Green on the outside, with a band of white rind and its red juicy meat, watermelon is practically an edible banner showing off Mexico’s national colours. I also chose this fruit for my logo because of its relevance to Mexico’s economy and culture. As the top exporter of watermelon in the world, Mexico sells about one third of its harvest to international markets from October to June. In 2016, Mexico’s watermelon exports added to $380.9 million USD  (that’s a little over 25% of total watermelon exports worldwide!) Watermelon also seems to be an omnipresent motif in Mexican Art, prominently shown on canvas and ceramic pieces. Rufino Tamayo focused solely on watermelons in many of his paintings , and Frida Kahlo featured them in her moving “Sandías” (“Watermelons” 1954), also known as “Viva la vida” (“Long Live, Life!”), after the message she painted to look as being carved onto one of the watermelon slices . It is not hard to imagine a Mexican still life with a sliced watermelon nested amongst other fruits; the bowl with still life in the picture above, which I got as a hand-me-down from my mom, is a good example.
Since watermelon crops require a long, hot and humid season to thrive, I went to the supermarket knowing that I was not going to find any grown in Canada right now, but perhaps, they would have some from Mexico. I was mildly disappointed when all I could find were mini watermelons from Honduras; nevertheless, I bought a couple, so I could begin my design. I will be checking for regular sized ones from Mexico; hopefully they will show up at my supermarket in the next few weeks.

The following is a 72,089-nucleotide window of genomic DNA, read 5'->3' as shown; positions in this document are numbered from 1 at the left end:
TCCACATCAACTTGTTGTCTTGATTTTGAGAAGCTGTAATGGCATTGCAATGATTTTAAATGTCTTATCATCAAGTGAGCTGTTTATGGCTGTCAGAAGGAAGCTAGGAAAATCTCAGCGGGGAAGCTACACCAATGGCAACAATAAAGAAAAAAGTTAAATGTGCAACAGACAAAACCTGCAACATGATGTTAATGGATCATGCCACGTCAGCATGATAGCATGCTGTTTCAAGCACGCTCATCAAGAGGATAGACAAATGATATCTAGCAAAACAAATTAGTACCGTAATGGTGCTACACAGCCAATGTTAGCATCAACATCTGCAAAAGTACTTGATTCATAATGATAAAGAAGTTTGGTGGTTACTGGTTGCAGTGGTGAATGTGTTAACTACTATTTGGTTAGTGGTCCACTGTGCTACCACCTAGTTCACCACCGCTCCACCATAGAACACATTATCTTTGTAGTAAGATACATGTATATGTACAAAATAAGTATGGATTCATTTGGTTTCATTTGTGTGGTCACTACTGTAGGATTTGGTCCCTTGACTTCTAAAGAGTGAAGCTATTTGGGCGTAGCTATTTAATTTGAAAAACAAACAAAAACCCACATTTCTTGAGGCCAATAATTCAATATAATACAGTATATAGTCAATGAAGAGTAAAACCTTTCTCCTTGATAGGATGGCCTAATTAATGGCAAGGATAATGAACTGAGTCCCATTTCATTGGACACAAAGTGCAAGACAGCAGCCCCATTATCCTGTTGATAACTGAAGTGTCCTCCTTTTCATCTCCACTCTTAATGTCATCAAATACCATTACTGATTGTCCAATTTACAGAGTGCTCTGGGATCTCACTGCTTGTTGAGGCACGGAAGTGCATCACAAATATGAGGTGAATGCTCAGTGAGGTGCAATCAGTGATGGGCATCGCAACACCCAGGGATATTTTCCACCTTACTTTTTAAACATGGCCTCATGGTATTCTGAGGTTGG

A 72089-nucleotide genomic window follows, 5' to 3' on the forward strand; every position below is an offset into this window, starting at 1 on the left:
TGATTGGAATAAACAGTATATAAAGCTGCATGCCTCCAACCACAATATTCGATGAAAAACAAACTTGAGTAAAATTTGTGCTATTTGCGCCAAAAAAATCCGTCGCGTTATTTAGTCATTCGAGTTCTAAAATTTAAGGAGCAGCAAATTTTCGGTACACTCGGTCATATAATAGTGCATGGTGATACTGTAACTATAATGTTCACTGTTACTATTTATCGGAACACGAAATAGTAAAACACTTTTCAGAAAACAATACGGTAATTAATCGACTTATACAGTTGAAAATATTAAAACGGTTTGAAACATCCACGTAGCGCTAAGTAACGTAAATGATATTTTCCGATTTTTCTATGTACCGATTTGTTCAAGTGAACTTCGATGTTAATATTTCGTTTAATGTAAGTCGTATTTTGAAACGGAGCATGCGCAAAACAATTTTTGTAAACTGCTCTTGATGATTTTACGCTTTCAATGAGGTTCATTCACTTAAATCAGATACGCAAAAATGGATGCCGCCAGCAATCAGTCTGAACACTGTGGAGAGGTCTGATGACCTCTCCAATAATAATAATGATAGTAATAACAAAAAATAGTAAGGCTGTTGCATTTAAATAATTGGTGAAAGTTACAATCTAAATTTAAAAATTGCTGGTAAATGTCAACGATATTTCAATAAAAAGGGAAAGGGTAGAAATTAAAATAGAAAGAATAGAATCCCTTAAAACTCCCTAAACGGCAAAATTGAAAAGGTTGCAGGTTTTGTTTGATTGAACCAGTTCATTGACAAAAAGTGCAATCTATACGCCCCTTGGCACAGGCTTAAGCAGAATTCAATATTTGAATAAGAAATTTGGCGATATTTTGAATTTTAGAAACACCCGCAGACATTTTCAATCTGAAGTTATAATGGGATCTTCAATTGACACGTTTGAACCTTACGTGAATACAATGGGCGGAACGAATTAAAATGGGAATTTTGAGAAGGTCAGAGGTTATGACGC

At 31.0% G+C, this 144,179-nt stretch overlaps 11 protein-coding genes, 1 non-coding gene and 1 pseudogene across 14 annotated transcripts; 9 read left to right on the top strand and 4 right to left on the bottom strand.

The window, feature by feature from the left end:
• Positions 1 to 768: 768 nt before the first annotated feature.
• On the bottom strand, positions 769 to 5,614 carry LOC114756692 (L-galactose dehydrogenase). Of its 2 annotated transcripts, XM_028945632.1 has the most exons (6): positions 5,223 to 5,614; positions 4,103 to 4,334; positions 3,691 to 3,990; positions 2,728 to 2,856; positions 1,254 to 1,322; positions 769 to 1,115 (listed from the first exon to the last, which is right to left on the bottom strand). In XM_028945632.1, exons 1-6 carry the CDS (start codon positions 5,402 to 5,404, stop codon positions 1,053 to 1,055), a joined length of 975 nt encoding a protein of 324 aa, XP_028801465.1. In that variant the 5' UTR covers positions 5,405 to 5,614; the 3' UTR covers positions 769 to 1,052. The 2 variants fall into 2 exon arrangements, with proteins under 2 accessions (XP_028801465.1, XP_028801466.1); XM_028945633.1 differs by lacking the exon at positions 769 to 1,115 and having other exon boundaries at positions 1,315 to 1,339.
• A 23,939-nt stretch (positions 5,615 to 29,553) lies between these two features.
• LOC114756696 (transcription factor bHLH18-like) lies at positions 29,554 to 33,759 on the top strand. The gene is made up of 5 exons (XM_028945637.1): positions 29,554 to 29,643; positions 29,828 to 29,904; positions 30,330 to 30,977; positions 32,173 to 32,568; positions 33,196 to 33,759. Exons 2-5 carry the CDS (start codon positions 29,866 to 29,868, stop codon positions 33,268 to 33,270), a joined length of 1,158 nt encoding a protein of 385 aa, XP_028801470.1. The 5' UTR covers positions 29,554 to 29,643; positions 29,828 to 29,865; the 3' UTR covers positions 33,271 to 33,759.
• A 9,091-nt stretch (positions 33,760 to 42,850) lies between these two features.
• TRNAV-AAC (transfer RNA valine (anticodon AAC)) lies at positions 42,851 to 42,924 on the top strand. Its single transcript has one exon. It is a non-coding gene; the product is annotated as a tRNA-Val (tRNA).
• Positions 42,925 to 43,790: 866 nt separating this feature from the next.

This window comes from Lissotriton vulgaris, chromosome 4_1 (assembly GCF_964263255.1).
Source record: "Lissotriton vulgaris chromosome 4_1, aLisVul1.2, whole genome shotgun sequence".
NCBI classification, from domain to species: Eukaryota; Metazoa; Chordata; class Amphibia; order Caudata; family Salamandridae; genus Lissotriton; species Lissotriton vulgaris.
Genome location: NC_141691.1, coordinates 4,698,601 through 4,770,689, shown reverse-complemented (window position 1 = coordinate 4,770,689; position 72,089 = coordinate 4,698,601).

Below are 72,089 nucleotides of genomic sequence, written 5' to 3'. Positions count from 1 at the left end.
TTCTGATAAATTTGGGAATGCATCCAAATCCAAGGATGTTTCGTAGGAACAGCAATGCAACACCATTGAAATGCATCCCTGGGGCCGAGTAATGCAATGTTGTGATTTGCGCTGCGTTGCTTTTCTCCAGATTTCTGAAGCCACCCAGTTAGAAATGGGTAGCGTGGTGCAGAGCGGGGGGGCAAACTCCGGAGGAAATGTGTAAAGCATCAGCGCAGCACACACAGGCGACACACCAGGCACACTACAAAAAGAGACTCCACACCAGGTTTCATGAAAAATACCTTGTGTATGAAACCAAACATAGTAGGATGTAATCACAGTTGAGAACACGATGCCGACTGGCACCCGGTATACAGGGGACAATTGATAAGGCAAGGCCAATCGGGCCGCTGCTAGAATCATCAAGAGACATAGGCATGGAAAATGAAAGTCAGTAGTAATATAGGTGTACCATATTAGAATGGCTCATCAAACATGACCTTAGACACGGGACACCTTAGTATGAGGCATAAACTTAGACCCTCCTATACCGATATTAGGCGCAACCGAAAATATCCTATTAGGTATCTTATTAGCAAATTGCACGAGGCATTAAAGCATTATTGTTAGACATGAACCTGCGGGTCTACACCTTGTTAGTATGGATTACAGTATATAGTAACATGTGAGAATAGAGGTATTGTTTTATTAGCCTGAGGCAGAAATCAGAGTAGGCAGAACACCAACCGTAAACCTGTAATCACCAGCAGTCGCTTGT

I proceeded to carve Mexico’s outline literally “in the flesh”. I sliced the watermelon into quarters, and then trimmed the side of the best looking piece, to make it stand at an angle. I used a paring knife to shape the Northern border and the East coast in the red meat. Then, I traced the West coast and Yucatan peninsula (Caribbean Sea) on the peel with a fine marker, and went back to the paring knife to remove the green outer layer and expose the white rind along the marker line. The watermelon was seedless, and I thought it looked too plain. I punched circles of seaweed (nori) – as used to add details in Japanese lunch boxes (bento) – shaped them as hearts with scissors, and placed them on my design to resemble seeds. I was pleased with my one-of-a-kind edible art (photo), which became the inspiration for my logo.